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FLINT, MI. – Congressman Dan Kildee says he is seeking answers after one of Gov. Rick Snyder’s top aide’s testimony conflicted with Snyder’s timeline of when he found out about a Legionnaires’ Disease outbreak in the Flint area.
Harvey Hollins III, one of Snyder’s top aides, testified on Friday, Oct. 6 that the governor was informed of an outbreak of Legionnaires’ Disease in Flint at least a month before Snyder said in testimony of his own that he found out.
“Mr. Hollins’ testimony raises concerning questions about the Governor’s statements that need to be answered,” said Kildee (MI-05). “I have already spoken to the Ranking Member of the Oversight and Government Reform Committee, Congressman Elijah Cummings, and asked that the committee immediately look into these conflicting statements. I am confident that the committee will look into this matter right away and get to the truth. People have to tell the truth when they testify before Congress. No one is above the law and misleading Congress is a very serious offense.”
According to Hollins’ testimony, he first told the governor of the outbreak shortly after meeting with members of the Flint Water Advisory Task Force in December 2015, the Detroit Free Press reported on Oct. 6, 2017.
“As soon as I became aware of it, we held a press conference the next day,” Snyder said in testimony to the U.S. House Committee on Oversight and Government Reform in March 2016. The press conference in question was held in January 2016 – a full month after Hollins claims to have informed the governor of the developing situation.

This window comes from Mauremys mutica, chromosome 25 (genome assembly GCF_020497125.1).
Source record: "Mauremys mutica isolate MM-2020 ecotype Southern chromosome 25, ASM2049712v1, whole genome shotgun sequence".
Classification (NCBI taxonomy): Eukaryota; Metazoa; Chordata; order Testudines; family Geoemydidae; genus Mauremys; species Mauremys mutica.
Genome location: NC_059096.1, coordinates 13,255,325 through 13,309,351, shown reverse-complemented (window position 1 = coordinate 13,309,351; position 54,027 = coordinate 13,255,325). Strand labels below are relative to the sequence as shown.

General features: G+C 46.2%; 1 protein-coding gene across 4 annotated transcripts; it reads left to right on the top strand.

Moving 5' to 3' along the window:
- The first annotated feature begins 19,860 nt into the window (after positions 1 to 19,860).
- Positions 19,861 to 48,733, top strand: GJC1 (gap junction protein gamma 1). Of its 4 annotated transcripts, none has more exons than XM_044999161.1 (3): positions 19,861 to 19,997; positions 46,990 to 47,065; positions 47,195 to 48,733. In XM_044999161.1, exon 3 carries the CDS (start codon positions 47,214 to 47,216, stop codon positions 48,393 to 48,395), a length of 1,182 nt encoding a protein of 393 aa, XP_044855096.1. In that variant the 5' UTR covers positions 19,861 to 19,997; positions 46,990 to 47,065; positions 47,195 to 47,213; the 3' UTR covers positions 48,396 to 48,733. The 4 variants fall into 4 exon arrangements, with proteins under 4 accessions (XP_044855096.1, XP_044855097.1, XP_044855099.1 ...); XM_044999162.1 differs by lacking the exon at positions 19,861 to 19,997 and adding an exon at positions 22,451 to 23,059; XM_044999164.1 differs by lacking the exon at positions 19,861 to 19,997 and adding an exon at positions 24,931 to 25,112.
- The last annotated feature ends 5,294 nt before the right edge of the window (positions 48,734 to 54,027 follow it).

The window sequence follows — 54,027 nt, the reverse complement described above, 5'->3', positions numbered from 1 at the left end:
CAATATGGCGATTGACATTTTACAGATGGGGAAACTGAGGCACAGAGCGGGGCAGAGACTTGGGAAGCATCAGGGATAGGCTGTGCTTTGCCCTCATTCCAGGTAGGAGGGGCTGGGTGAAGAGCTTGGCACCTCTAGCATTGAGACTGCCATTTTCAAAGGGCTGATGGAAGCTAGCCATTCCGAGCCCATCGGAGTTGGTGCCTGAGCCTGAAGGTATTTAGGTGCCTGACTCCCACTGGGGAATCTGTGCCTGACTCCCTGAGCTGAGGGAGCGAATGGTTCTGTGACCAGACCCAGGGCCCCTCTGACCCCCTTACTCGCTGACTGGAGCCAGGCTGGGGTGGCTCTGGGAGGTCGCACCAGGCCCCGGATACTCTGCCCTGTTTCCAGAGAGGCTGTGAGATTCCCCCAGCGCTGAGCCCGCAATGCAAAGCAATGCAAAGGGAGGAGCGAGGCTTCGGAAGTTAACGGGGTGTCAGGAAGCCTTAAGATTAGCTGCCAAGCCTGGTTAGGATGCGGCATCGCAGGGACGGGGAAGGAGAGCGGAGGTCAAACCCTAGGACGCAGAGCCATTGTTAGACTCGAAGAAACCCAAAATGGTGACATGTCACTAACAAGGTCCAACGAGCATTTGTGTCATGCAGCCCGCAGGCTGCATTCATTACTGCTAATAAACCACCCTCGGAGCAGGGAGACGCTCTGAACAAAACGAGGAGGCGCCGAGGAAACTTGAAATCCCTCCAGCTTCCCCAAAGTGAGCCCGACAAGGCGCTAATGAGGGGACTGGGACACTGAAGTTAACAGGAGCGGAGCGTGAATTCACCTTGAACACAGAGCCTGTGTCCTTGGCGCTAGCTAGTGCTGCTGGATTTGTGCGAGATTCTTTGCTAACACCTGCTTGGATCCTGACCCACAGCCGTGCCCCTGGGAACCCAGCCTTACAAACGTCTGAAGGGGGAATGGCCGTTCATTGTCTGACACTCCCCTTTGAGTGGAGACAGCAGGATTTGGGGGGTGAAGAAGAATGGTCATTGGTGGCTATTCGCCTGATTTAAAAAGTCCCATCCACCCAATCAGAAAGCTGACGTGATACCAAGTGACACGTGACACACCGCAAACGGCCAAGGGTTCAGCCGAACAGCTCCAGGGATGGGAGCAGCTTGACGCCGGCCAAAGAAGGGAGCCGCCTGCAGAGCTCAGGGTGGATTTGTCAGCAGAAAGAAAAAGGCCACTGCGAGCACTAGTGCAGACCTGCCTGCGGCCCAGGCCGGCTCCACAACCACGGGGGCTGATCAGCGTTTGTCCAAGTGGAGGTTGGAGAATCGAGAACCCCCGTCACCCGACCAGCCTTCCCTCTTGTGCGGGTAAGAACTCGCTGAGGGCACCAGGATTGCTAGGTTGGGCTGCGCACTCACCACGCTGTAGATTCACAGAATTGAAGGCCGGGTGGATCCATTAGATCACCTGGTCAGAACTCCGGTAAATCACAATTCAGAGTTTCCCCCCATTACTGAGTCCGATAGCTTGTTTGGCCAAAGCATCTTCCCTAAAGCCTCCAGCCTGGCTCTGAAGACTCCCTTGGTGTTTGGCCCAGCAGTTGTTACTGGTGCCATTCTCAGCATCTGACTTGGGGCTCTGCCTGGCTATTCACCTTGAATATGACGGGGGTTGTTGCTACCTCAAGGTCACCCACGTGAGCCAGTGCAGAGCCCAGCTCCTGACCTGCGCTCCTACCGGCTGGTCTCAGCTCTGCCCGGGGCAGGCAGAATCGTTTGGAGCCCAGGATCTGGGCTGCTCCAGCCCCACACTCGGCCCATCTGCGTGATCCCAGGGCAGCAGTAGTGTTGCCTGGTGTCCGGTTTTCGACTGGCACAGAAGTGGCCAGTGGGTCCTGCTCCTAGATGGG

So far, there have been at least 12 confirmed deaths related to Flint’s Legionnaires’ outbreak which the Centers for Disease Control (CDC) linked back to the city’s water earlier this year. According to health officials, the outbreak began as early as June 2014 shortly after Flint switched its water source from Detroit to the Flint River under the state’s control.
Michigan Attorney General Bill Schuette’s investigation of the Flint water crisis led to Hollins’ testimony, which is part of a hearing to determine whether a case against Michigan Health and Human Service Director, Nick Lyon, will proceed to trial in a circuit court. Schuette has charged Lyon with killing a Genesee Township man saying Lyon deliberately. failed to warn the public about the Legionnaires’ outbreak.
Dr. Lawrence Reynolds, a doctor who is on a task force examining Flint’s water crisis, backed up Hollins’ testimony, saying that she spoke with Lyon in December 2015 about the outbreak.
Previously, a former state epidemiologist said that Lyon was told at least as early as January 2015 under the assumption that the governor would be informed by him.